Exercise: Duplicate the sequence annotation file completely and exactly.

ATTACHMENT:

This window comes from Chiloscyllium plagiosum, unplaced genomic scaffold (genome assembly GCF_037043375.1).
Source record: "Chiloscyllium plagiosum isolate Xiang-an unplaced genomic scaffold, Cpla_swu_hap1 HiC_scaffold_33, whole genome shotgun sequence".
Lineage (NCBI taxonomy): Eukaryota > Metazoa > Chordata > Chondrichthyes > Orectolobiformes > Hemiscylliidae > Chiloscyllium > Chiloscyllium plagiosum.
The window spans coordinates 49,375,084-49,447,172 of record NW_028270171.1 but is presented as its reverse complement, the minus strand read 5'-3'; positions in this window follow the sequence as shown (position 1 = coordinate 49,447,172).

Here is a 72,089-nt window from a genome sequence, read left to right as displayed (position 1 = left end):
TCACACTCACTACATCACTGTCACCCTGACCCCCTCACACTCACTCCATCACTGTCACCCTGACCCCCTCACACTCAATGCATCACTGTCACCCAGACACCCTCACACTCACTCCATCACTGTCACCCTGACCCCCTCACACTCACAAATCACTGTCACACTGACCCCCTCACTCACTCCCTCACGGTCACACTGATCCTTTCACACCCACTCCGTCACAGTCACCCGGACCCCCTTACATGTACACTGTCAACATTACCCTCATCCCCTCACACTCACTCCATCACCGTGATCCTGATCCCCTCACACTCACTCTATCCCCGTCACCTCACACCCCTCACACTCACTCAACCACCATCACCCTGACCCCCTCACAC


This window comes from Chiloscyllium plagiosum, unplaced genomic scaffold (genome assembly GCF_037043375.1).
Source record: "Chiloscyllium plagiosum isolate Xiang-an unplaced genomic scaffold, Cpla_swu_hap1 HiC_scaffold_33, whole genome shotgun sequence".
Lineage (NCBI taxonomy): Eukaryota > Metazoa > Chordata > Chondrichthyes > Orectolobiformes > Hemiscylliidae > Chiloscyllium > Chiloscyllium plagiosum.
The window spans coordinates 49,375,084-49,447,172 of record NW_028270171.1 but is presented as its reverse complement, the minus strand read 5'-3'; positions in this window follow the sequence as shown (position 1 = coordinate 49,447,172).

Here is a 72,089-nt window from a genome sequence, read left to right as displayed (position 1 = left end):
TCACACTCACTACATCACTGTCACCCTGACCCCCTCACACTCACTCCATCACTGTCACCCTGACCCCCTCACACTCAATGCATCACTGTCACCCAGACACCCTCACACTCACTCCATCACTGTCACCCTGACCCCCTCACACTCACAAATCACTGTCACACTGACCCCCTCACTCACTCCCTCACGGTCACACTGATCCTTTCACACCCACTCCGTCACAGTCACCCGGACCCCCTTACATGTACACTGTCAACATTACCCTCATCCCCTCACACTCACTCCATCACCGTGATCCTGATCCCCTCACACTCACTCTATCCCCGTCACCTCACACCCCTCACACTCACTCAACCACCATCACCCTGACCCCCTCACAC